There is no doubt that the level of complaint about various matters from Charlton supporters has increased over the last year. There is far more grumbling than when the team was putting in mediocre performances in the first division. And it's not just perennial moaners like the Bloke Behind Me whose main pleasure in the week is to slag off his own team. Nor is it more recent supporters. A lot of the complaints are coming from longer term supporters who put up with much worse in the first division.
So what are the main complaints and do they have any substance? Or is it the case, as has been suggested in the media, that Charlton is becoming a moaners' club?Curbs has taken the club as far as he can
This is a frequent complaint with the proposed solution being that Curbs leave and be replaced by ... er. Gordon Strachan used to be mentioned, but now he has gone to a club big enough for his talents. Never mind that Curbs is a greatly respected manager who is highly regarded by the media and football generally who think he has achieved a great deal on a small budget.
But the real problem here is the 'as far as he can' phrase. Just how far can a club the size of Charlton go? The harsh fact is that modern football is a business and there is a rough and ready relationship between how much income a club is and where it is in the leagues. Good management can help a club to punch above its weight and that is what Charlton is done.
Where the moaners do have a point is when they make the more constructive suggestion that the coaching team might be strengthened, perhaps by bringing in someone with experience of foreign football.The club has become more corporate
Yes, there is a greater distance between the club and the fans, but how do they expect a club in the Premiership to be run? If anything, the club could be criticised for relying too much in the past for people whose main qualification was that they were Charlton fans (this is not a reference to Rick Everitt who did a first rate job as communications manager).
Sometimes the club could improve the style of its communications. Not everything has been handled well, although mistakes can be made in any organisation. I would support the right of the club to defend its integrity against repeated accusations which it regards as ill founded. I did think that at one time in the season Peter Varney started to talk down to the fans which was quite surprising given that I believe him to be a genuinely fan friendly person. But this tendency disappeared.The players are less committed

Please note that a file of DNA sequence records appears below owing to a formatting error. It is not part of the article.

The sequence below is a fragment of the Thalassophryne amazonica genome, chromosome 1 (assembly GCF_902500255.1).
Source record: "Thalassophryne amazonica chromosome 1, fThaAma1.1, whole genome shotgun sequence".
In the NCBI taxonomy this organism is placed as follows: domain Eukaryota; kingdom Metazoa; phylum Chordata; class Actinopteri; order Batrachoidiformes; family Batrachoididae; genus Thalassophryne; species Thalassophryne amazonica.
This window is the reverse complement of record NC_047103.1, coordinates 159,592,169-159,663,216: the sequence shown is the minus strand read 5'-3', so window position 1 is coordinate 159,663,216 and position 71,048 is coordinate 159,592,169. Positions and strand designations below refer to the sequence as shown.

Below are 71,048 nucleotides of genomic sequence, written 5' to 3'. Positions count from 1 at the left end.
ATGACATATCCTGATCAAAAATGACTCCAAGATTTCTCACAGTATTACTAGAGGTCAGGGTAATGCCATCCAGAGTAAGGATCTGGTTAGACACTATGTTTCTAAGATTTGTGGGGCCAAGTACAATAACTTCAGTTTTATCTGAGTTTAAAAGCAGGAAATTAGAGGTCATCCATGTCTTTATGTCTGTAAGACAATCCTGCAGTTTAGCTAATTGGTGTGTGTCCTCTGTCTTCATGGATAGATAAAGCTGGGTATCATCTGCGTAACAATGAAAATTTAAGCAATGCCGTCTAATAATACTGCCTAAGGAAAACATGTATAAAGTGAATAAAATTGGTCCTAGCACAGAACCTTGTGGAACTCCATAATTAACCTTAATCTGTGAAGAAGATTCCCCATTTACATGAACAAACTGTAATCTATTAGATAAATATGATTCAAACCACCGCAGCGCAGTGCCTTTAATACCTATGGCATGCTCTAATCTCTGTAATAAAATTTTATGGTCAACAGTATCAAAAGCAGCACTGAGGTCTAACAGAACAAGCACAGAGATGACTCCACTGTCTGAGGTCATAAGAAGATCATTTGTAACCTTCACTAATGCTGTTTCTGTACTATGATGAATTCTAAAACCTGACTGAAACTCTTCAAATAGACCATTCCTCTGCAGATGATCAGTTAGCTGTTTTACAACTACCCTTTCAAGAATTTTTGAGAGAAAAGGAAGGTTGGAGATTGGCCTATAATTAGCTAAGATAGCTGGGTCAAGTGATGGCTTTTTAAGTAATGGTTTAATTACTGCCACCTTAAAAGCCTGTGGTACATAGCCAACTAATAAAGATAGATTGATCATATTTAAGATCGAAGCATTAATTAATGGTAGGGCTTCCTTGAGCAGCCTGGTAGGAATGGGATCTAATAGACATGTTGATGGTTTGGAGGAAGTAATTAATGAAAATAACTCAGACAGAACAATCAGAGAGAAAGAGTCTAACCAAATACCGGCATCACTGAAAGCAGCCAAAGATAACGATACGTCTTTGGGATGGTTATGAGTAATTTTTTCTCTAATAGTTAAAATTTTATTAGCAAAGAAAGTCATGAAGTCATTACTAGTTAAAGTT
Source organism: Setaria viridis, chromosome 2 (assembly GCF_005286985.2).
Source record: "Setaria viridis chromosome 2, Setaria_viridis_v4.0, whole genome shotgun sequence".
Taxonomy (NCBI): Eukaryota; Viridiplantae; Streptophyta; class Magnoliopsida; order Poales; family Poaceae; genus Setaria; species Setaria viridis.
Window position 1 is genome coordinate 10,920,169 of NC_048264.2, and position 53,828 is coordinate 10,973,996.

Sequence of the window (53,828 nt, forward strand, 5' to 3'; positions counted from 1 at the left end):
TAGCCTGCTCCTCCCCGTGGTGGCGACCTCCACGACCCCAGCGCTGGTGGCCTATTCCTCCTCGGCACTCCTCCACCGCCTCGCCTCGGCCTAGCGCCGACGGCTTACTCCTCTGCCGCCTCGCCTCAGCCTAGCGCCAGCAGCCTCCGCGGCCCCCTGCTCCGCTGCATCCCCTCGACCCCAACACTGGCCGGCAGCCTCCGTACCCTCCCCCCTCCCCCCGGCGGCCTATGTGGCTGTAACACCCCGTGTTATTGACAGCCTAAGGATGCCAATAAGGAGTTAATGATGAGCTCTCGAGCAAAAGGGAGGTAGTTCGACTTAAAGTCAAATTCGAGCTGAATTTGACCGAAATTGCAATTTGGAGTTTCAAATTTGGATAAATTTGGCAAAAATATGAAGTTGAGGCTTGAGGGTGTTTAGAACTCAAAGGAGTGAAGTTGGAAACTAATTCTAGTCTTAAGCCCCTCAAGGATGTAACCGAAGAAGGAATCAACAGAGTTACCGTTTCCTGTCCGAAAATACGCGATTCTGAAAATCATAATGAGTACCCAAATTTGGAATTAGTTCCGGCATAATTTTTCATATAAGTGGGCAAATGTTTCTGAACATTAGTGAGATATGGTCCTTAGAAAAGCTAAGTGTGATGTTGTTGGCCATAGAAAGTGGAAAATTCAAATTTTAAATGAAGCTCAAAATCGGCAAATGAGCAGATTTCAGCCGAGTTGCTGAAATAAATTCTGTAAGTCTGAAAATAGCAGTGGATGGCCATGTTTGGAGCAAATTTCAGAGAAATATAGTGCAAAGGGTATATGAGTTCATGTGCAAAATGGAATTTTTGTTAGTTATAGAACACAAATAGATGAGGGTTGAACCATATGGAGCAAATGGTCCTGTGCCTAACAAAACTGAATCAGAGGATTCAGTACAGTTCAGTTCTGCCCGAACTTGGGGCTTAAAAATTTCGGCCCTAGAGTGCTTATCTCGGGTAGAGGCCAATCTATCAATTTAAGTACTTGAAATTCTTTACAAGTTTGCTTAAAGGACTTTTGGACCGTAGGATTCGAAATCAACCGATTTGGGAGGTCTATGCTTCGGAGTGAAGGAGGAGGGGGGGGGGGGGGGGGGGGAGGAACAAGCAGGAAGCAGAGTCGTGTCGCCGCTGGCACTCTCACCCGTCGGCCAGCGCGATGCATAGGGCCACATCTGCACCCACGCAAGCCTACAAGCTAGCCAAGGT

We have to remember that the players are hired hands. As Andy Hunt, a player for whom I have a great deal of time, once pointed out the average player will play for at least four clubs during his career. Commitment and effort may get you somewhere in the old first division, although even there you need some talent. 'Killer' was never a great one for effort, but he could suddenly appear and bang in a lethal shot. What we need is more talent not more commitment.We play too defensively
We were losing a lot of matches until we switched to 4-5-1. The real problem here is with the structure of the Premiership which encourages defensive play because the financial penalties of relegation (or even losing a place) are so great. The remedies being considered by Premiership bosses are not likely to have much impact without tackling the financial aspect.
Curbs is quite cautious and that is both a strength and a weakness. Sometimes I think that we leave substitutions too late. One point I would agree with the moaners about is that we should someone up the field when we are defending a corner as we have no outlet and as a result the ball is played back in to create renewed danger.The supporters' director doesn't do anything, nor does CASC
The problem that the supporters' director faces is the way in which her role constrains her. She is bound by the requirements of board confidentiality. The one time I contacted her by E mail she responded promptly and helpfully. But she is really a 'Ombudsperson' rather than a decision maker.
CASC does function largely as a travel club. But if people want it to change, they should get involved. Like many voluntary organisations, it relies on a diminishing band of stalwarts.So is there a problem?
Yes, there is a problem, but I think that it is largely one of expectations which (as in so many areas of modern society) are unrealistic. There is still a lot to be proud of at Charlton and every hope that the club can continue to progress, albeit it at a slower pace than most people would like.
But the risk of dwindling support is a real one. I do not have any magic solution. Indeed, I think that Richard Murray, Peter Varney and the board have a very difficult job to do and I would not like to be in their shoes.